We can’t see gaseous invisible home invaders, but they are real. Plants provide the finest system ever produced for removing these airborne assailants. Contrary to what you may have read, ALL plants filter the air and remove these toxins. Determine the amount of light you have available where you plan to add some foliage; we’ll help you choose flora you can be successful with!
If lack of light is an issue, and it is for many homeowners and apartment dwellers alike, we are fortunate to live in the time of LED lighting. LED or light emitting diodes, have dramatically changed the cost equation and accessibility of in-home lighting, and you don’t have to be an electrician/electronics expert to add them to your needed areas. If you’re unsure what to do first, tune in Friday for the BNBBC broadcast on, “All About Grow Lights”, with our very own, Vanessa Lang. (It will also be archived for later viewing.)
In this age of technology, it is quite natural to simply think about purchasing some new-fangled appliance to filter the air. Another option is an upgrade to expensive filters for your central heat and air system. Those choices are excellent if removing particulate matter from the air is the goal, but to remove the toxins we bring into the house every day, you need something far more advanced: Plants.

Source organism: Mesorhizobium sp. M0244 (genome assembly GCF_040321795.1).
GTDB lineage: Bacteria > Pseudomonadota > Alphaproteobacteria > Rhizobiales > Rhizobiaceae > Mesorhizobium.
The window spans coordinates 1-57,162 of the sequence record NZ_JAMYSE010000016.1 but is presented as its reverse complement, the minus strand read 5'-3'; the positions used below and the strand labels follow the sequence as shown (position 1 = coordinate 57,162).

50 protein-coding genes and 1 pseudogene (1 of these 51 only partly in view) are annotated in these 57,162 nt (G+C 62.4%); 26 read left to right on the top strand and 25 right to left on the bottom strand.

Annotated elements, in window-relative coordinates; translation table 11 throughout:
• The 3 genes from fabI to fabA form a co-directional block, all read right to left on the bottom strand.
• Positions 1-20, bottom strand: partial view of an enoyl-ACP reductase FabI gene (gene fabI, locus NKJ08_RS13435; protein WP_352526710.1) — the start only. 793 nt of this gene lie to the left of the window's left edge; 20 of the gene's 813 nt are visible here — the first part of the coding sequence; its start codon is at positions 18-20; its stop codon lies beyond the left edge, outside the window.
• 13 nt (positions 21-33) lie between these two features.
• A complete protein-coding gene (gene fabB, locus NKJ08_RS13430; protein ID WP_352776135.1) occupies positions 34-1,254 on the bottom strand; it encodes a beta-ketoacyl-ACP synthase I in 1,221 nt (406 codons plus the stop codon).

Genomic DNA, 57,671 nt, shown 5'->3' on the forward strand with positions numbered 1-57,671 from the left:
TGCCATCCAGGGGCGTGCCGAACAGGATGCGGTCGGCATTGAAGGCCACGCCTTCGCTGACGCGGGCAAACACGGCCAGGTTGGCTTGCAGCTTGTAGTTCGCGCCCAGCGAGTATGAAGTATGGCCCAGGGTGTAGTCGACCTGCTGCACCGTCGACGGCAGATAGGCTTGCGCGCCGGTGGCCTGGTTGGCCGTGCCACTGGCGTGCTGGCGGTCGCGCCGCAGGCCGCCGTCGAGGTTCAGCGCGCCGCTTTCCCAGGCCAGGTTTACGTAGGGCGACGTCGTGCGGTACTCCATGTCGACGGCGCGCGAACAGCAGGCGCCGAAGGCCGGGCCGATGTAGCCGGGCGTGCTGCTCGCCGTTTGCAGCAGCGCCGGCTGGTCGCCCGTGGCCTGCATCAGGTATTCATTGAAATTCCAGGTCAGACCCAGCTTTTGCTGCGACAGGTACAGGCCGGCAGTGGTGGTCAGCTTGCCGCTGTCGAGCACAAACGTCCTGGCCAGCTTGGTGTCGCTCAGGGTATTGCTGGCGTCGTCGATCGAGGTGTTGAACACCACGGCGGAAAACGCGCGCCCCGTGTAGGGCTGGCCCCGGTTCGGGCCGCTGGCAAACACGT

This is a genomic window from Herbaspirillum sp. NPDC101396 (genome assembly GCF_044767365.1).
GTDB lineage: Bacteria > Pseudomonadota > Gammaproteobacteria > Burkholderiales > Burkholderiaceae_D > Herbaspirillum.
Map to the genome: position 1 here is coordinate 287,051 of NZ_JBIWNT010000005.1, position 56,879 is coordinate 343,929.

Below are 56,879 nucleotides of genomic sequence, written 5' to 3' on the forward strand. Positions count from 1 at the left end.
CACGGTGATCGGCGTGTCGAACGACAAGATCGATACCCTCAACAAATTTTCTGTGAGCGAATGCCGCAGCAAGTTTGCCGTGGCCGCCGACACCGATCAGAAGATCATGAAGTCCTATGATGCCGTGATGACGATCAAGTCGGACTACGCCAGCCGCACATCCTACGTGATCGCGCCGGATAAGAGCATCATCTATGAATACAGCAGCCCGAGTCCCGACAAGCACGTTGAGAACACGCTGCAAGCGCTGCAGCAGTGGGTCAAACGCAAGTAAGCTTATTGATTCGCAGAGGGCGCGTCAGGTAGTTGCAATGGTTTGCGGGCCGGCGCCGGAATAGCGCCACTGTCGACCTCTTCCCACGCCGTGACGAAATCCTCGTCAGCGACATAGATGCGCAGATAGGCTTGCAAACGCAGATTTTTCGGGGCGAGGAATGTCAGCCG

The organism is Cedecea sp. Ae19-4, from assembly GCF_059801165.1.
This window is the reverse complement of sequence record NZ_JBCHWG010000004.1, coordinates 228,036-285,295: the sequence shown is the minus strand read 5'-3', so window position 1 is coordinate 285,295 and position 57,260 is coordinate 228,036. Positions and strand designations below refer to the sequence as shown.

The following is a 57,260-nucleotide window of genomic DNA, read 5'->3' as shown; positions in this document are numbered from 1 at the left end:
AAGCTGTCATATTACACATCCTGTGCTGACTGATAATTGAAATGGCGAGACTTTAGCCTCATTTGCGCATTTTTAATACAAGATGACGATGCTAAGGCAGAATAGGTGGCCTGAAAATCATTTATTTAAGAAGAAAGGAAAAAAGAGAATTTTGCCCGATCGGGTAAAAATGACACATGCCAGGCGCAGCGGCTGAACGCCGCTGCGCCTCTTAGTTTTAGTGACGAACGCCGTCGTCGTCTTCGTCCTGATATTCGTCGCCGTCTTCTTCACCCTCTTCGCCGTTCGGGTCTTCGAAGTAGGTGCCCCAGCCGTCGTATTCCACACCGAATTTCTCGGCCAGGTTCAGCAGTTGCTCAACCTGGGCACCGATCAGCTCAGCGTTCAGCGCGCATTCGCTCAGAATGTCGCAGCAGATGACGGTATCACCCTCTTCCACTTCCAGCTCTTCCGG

If your memories of the seventies are a bit foggy or non-existent, the use of tropical plants to improve our indoor atmosphere, is not merely aesthetic, as they were back-in-the-day. While the ‘cool’ factor is undeniable, the health benefits are most important. Plants remove toxic emissions from synthetic building materials, airborne mold, viruses, and pollutants. Energy efficient construction is great, but doing so makes spaces as tight as possible, which traps the inside air. These construction materials can also release toxin emissions such as benzene, formaldehyde, toluene, trichloroethylene, and xylene.
Another aspect of gardening is fertilizer. Austin Lohin will inform regarding proper usage, and instruct how to decipher fertilizer labeling. His BNBBC broadcast is January 20.
Open Saturday 10a-2p!